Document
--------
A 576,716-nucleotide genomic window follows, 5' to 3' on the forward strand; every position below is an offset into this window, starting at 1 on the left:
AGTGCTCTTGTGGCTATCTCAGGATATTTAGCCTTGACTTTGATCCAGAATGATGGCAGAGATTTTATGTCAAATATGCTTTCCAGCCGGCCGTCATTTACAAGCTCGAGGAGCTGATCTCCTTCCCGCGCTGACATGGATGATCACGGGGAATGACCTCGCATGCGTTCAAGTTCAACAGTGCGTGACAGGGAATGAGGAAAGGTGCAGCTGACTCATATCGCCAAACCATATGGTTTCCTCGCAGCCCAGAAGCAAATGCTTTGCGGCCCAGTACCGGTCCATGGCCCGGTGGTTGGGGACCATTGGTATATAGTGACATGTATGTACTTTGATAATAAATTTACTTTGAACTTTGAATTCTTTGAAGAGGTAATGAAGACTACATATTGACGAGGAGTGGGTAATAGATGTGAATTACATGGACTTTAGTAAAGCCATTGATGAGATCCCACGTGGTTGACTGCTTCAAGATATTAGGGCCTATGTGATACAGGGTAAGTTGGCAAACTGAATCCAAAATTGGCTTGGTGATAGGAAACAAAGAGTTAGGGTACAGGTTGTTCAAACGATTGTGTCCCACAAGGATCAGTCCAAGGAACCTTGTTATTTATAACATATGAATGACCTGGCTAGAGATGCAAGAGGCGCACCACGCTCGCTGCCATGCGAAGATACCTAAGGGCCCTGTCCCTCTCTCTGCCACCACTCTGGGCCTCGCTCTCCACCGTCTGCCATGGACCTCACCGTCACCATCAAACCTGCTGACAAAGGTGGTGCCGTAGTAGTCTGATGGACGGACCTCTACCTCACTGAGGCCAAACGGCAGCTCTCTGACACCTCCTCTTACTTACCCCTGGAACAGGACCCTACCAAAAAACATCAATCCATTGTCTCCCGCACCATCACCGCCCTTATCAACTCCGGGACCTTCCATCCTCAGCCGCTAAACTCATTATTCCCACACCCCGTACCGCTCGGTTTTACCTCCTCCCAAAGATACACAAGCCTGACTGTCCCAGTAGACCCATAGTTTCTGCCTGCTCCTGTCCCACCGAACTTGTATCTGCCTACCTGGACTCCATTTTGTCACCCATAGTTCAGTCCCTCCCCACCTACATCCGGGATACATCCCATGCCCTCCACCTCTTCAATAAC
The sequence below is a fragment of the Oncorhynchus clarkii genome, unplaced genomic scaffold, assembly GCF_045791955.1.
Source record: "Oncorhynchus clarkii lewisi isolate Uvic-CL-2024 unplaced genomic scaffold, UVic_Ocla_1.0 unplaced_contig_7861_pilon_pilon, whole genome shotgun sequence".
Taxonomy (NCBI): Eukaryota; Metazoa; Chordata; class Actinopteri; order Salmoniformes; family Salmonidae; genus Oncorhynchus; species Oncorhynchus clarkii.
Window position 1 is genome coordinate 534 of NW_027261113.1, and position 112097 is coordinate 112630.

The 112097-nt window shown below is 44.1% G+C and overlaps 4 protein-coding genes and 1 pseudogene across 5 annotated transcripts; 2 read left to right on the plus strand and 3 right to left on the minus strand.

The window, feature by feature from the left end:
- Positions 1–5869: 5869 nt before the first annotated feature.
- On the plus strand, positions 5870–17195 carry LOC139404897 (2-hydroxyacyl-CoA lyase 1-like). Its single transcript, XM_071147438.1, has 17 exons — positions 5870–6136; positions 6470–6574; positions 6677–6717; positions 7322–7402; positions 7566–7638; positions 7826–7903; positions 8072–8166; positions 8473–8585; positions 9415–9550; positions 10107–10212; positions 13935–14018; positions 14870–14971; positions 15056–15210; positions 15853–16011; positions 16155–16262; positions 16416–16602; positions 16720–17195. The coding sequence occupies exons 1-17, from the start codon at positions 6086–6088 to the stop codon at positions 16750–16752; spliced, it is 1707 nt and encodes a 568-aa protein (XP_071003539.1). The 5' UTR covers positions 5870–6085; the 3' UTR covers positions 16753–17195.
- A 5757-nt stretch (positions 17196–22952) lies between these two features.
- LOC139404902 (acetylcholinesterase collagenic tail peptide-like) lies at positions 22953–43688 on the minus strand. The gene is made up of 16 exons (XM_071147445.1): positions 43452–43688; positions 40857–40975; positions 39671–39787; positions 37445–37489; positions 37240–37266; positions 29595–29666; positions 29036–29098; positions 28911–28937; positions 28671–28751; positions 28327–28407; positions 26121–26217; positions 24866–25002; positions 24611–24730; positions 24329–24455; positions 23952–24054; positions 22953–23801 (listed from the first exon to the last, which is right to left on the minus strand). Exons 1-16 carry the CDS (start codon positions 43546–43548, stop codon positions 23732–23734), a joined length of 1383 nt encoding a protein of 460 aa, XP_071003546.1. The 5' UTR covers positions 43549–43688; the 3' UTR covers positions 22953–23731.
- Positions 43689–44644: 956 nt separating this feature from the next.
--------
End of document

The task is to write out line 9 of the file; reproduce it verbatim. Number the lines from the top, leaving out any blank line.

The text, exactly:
- Positions 1–5869: 5869 nt before the first annotated feature.